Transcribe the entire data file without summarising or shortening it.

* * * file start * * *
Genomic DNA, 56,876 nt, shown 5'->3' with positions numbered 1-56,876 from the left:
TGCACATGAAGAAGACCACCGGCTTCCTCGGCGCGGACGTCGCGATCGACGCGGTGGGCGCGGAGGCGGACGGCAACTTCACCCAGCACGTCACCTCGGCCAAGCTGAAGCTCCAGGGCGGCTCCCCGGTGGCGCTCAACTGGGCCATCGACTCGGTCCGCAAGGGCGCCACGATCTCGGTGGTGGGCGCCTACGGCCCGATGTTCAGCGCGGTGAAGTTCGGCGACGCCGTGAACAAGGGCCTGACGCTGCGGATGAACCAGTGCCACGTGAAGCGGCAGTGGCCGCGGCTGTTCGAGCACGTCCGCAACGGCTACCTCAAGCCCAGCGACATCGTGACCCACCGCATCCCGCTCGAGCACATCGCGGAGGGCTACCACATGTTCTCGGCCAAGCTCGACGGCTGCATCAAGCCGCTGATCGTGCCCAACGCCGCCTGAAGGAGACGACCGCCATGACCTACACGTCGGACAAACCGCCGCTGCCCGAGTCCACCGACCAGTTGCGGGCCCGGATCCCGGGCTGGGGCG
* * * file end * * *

Genomic DNA, 56,876 nt, shown 5'->3' with positions numbered 1-56,876 from the left:
TGCACATGAAGAAGACCACCGGCTTCCTCGGCGCGGACGTCGCGATCGACGCGGTGGGCGCGGAGGCGGACGGCAACTTCACCCAGCACGTCACCTCGGCCAAGCTGAAGCTCCAGGGCGGCTCCCCGGTGGCGCTCAACTGGGCCATCGACTCGGTCCGCAAGGGCGCCACGATCTCGGTGGTGGGCGCCTACGGCCCGATGTTCAGCGCGGTGAAGTTCGGCGACGCCGTGAACAAGGGCCTGACGCTGCGGATGAACCAGTGCCACGTGAAGCGGCAGTGGCCGCGGCTGTTCGAGCACGTCCGCAACGGCTACCTCAAGCCCAGCGACATCGTGACCCACCGCATCCCGCTCGAGCACATCGCGGAGGGCTACCACATGTTCTCGGCCAAGCTCGACGGCTGCATCAAGCCGCTGATCGTGCCCAACGCCGCCTGAAGGAGACGACCGCCATGACCTACACGTCGGACAAACCGCCGCTGCCCGAGTCCACCGACCAGTTGCGGGCCCGGATCCCGGGCTGGGGCG